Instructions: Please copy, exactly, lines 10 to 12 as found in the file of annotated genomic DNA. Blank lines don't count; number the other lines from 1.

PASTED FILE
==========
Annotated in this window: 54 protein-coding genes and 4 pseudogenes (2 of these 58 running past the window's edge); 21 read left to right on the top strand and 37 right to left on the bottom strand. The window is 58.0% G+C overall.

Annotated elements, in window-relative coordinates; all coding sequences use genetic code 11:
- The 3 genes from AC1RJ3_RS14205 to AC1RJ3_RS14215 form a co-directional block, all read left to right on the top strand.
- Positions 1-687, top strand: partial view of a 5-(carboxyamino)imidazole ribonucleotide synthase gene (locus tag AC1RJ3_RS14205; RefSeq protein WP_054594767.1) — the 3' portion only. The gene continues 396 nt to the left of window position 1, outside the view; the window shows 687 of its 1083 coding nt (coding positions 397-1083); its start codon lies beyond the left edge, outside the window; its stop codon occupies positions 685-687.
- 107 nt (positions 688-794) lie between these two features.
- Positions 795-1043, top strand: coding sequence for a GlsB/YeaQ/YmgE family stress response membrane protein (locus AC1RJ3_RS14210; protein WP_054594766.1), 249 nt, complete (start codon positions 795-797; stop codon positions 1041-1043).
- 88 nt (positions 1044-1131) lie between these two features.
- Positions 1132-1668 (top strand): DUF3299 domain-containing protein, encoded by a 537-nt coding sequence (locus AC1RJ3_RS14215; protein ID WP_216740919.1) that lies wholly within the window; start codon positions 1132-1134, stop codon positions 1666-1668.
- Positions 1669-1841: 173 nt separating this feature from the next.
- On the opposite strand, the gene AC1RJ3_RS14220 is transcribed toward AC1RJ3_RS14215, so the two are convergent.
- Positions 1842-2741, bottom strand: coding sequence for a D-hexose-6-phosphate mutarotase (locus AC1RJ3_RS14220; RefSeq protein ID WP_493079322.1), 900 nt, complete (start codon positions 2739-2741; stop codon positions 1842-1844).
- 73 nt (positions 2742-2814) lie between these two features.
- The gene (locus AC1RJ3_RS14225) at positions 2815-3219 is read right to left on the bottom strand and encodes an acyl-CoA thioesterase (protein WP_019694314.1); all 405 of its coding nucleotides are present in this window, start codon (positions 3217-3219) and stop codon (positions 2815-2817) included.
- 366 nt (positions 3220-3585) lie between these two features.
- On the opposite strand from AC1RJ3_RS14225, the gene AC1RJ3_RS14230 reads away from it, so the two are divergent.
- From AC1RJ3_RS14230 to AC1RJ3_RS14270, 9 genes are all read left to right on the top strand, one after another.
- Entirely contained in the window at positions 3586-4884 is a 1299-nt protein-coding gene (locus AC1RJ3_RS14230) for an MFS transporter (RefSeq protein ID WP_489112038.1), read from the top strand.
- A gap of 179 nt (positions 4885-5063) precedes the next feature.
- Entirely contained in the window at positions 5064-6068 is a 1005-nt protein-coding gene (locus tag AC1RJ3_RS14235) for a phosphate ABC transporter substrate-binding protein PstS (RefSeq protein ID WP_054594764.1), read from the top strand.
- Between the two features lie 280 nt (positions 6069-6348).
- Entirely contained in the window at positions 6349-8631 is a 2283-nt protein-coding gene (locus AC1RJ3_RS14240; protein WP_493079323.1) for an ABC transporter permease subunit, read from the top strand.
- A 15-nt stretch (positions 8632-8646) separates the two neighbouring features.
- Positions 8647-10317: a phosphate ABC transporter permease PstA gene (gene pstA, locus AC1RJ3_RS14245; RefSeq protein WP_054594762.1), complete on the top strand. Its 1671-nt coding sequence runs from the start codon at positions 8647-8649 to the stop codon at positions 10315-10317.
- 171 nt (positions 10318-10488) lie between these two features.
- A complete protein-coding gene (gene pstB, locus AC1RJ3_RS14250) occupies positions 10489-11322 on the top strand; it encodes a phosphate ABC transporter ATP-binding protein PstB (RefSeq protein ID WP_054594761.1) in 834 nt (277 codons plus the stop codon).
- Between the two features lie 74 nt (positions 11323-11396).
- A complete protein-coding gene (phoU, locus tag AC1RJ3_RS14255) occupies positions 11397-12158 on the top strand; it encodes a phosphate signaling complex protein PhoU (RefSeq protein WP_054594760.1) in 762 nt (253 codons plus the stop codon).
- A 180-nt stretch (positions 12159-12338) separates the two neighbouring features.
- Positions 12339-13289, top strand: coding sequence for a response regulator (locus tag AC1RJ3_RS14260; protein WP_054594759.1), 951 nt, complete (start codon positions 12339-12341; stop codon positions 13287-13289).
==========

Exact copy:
- On the opposite strand, the gene AC1RJ3_RS14220 is transcribed toward AC1RJ3_RS14215, so the two are convergent.
- Positions 1842-2741, bottom strand: coding sequence for a D-hexose-6-phosphate mutarotase (locus AC1RJ3_RS14220; RefSeq protein ID WP_493079322.1), 900 nt, complete (start codon positions 2739-2741; stop codon positions 1842-1844).
- 73 nt (positions 2742-2814) lie between these two features.